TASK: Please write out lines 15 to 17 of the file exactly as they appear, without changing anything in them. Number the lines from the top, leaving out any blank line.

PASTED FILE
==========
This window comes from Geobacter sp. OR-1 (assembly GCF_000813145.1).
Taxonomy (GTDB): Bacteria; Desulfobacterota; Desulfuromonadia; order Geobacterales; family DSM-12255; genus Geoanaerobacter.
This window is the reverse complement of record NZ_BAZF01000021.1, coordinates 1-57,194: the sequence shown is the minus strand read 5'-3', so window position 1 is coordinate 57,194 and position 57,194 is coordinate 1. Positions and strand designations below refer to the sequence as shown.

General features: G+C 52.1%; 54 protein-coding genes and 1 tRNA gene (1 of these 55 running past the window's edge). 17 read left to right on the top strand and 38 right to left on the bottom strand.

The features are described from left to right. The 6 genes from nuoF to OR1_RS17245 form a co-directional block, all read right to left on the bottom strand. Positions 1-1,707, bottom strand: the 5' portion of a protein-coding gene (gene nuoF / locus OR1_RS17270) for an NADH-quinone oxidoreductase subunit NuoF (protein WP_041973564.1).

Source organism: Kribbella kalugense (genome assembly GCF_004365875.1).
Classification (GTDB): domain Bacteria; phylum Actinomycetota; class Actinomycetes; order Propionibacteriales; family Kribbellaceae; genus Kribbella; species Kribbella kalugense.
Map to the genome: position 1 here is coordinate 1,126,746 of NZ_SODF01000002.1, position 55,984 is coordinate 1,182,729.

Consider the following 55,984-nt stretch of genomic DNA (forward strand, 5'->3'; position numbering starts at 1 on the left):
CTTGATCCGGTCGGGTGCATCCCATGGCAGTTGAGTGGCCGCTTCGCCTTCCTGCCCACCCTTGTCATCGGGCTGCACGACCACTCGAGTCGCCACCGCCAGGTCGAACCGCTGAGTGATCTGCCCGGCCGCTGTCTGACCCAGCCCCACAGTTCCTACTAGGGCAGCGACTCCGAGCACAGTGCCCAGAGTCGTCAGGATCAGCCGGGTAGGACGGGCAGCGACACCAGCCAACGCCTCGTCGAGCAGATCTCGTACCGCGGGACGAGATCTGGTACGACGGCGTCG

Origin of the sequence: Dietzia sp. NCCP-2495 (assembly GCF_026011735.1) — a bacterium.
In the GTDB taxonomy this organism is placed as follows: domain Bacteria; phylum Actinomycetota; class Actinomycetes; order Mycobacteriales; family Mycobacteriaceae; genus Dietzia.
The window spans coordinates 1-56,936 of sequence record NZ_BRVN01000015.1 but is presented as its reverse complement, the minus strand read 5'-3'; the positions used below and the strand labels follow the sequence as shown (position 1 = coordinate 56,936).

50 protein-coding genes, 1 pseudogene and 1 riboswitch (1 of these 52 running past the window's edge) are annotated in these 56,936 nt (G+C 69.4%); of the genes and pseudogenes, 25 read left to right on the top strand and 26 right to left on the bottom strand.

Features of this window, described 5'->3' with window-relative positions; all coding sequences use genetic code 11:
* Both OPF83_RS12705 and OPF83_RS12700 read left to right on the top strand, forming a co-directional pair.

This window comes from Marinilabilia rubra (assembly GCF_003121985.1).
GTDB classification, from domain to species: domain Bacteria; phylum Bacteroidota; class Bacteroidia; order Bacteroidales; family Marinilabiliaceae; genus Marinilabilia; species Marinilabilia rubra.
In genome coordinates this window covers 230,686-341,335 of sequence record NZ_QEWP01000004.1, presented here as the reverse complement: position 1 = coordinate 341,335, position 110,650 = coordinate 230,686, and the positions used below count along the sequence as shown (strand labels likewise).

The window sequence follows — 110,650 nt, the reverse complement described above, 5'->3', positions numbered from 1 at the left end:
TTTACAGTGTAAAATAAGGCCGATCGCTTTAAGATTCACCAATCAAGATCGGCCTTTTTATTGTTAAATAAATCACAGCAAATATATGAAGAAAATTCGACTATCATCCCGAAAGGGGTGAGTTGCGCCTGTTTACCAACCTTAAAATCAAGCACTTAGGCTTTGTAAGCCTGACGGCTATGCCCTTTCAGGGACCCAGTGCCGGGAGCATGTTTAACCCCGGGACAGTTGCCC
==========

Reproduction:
Features of this window, described 5'->3' with window-relative positions; all coding sequences use genetic code 11:
* Both OPF83_RS12705 and OPF83_RS12700 read left to right on the top strand, forming a co-directional pair.

This window comes from Marinilabilia rubra (assembly GCF_003121985.1).